The two faces of Serikin By Yu Ji & Vijaya Menon
QUIET and tranquil most of the time, the town springs to life during the weekends as more than 1,500 Indonesians flood the market places, selling everything … from trinkets, curtains to expensive perfumes and wine glasses.
Local teenagers routinely travelling to Bau for their secondary education — contrasted with the weekend upbeat business mood — serves to heighten the diametrically opposite lifestyles of this border town — peaceful and noisy.
With Indonesian music blaring from loud speakers, the market seems caught in a helter-skelter kind of existence.
During that time, the population soars to more than double. All the usually empty houses are suddenly over-crowded. The shopkeepers don’t mind the invasion.
“Good for business,” they happily admit.
Locals, about 95 per cent Bidayuh, rent out accommodation and stall equipment.
This is the kind of town western travel writers tend to romanticise about so often, yet is considered backwards by Sarawak’s urbanites.
Founded in the 1950’s, Serikin is just five km away from the Sarawak-Kalimantan border.
Today, it still has only about 150 houses, a primary school, a police station, a custom office and an immigration office. Business premises even have sign boards written in Indonesian — Tokoh usually supplants Kedai, for instance.
The locals are mainly padi, corn and pepper farmers. Their produce is sold at much smaller roadside stalls before the farmers enter the town. Others work in nearby oil palm estates.
The market — stretching about 600 metres on both sides of a narrow road — is operated 100 per cent by Indonesians and they do brisk business. A curtain salesman told us he made at least RM2,000 every weekend.
Another selling watches, caps and belts said he earned RM400 “on a bad day!”
“It’s good business here — what I can say,” Mahyarahman, 55, beamed.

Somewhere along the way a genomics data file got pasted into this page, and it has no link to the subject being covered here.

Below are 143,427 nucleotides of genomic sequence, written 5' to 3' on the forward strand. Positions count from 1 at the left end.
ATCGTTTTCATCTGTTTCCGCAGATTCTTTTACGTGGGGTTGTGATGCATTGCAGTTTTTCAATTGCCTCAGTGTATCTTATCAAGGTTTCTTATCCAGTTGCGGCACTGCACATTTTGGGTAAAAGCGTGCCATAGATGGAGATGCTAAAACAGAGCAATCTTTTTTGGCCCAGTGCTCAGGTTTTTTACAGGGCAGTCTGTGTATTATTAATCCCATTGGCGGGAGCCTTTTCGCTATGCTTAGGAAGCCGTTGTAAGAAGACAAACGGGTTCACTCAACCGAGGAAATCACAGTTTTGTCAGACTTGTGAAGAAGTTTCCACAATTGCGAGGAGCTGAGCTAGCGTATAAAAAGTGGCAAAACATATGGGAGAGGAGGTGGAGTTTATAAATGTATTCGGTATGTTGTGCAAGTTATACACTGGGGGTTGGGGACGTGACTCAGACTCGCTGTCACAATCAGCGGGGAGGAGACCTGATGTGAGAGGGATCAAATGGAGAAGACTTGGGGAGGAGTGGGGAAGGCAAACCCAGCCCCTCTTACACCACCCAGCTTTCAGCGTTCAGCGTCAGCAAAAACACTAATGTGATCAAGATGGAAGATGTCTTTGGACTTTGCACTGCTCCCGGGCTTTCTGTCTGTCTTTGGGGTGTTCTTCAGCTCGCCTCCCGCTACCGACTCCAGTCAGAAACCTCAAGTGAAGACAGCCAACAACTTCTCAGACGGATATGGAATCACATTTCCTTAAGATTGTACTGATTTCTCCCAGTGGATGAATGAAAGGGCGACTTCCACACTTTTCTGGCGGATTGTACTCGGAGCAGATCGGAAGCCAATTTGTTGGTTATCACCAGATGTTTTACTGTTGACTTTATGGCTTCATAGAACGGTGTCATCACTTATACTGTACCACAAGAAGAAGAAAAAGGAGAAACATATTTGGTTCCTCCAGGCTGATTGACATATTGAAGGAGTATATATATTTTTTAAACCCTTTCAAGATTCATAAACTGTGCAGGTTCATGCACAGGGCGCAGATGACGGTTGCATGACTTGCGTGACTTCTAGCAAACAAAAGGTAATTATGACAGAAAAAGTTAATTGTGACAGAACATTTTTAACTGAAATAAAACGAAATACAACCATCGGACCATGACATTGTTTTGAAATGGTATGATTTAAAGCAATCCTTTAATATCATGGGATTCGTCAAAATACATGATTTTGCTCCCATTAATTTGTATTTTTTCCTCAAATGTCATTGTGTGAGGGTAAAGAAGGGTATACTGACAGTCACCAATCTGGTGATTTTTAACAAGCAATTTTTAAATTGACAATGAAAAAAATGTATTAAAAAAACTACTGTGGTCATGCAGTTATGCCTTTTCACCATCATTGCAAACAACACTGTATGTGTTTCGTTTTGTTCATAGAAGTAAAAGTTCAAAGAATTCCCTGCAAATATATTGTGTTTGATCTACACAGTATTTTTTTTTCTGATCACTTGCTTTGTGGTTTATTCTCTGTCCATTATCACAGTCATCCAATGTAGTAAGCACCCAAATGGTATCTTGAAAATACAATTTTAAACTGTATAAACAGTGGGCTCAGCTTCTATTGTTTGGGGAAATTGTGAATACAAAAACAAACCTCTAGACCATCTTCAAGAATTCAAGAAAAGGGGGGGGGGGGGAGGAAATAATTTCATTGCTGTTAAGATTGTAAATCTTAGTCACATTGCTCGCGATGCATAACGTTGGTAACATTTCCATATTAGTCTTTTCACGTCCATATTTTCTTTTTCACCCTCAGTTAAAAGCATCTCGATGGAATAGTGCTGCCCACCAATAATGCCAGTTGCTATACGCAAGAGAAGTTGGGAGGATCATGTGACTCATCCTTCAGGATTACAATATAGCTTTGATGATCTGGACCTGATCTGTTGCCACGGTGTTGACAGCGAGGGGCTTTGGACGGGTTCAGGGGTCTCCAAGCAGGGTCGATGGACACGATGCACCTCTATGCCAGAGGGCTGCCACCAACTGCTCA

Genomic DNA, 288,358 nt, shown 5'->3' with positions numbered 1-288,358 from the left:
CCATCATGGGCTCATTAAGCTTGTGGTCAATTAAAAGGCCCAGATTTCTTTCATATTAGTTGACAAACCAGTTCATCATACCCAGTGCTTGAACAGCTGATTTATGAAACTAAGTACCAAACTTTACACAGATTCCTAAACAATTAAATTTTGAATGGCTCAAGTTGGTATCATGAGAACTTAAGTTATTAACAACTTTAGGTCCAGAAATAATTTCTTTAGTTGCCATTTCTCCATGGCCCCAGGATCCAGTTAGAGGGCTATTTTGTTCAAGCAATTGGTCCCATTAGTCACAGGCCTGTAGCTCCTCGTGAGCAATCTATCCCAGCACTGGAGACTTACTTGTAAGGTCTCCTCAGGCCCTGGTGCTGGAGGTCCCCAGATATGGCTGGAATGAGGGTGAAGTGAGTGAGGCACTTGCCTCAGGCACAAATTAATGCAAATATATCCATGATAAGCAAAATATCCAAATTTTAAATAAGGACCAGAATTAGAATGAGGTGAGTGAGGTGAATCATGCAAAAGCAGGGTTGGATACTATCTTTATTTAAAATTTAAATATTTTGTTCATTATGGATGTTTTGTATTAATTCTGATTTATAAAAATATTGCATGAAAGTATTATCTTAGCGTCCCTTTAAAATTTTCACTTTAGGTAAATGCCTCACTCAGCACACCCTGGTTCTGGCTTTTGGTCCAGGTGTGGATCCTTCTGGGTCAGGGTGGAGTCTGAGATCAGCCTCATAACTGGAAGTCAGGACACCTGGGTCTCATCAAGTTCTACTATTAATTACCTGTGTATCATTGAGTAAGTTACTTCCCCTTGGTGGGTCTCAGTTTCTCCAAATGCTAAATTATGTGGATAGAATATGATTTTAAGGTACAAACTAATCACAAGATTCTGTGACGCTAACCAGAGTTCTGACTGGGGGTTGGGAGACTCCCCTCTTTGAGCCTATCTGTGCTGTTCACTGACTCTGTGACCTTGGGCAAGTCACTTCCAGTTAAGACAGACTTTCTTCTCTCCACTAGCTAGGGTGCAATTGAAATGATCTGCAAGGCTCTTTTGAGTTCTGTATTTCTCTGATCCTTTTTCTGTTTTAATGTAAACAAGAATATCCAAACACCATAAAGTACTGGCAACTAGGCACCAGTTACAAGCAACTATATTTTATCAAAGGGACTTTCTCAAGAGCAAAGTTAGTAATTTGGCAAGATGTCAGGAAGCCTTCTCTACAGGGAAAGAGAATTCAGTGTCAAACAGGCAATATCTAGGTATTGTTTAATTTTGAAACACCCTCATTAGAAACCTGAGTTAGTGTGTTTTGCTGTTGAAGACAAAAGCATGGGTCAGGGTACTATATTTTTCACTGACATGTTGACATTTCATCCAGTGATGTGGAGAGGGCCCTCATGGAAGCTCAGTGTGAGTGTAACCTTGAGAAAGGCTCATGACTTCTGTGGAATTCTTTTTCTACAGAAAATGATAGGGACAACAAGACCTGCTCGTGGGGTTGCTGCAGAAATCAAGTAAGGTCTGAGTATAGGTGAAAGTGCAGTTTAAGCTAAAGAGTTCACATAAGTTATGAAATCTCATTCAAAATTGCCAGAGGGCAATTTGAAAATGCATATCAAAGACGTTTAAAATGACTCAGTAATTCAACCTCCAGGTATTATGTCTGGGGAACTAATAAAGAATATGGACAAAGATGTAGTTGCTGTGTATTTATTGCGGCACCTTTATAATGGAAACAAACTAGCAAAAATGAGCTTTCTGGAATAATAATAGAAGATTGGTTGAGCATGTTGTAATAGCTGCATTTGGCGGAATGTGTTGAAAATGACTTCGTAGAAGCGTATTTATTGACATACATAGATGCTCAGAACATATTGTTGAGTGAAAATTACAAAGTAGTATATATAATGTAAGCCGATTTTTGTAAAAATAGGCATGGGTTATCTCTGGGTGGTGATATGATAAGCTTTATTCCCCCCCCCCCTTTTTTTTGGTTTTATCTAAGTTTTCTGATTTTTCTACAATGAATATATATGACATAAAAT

“Even though I only sell curtains, I make at least RM2,000 over the weekend.
“I sell cheap and expensive ones. The cheapest is only RM20 and most expensive “sikit lebih seratus (just over RM100). There’s something for everyone,” he added.
As if to confirm the town’s popularity as a weekend market, many luxurious cars (including BMWs and 4WDs) drive by … sometimes on muddy roads … and drop their passengers for a shopping spree.
“Many decoratives can be found here for the coming Hari Raya,” Mahyarahman said.
Another trader, Ijudin, 45, added: “In fact, I think the crowd today is smaller than usual. Not many people are here today because it‘s raining, and also too early in the fasting month.
“Wait until a week or two before Hari Raya, I can tell you by then we will be very busy.”
Among the big spenders here are business people from nearby areas like Sri Aman, Kuching and even Sibu, who buy in bulk. At the poorer end of the Serikin market, there are Indonesian women selling meat and vegetables. They cross the border by a chartered bus on Fridays.
Vegetables are cheap — for example, a kg of ginger costs RM3. But the cheaper prices and wider variety of products are not the only reason for the 80km drive — it’s also interesting to meet our neighbours from across the border. Many are just as friendly as the locals … which is not surprising given that a border doesn’t separate Borneo’s native cultures.
In fact, there are hardly any double personalities at all.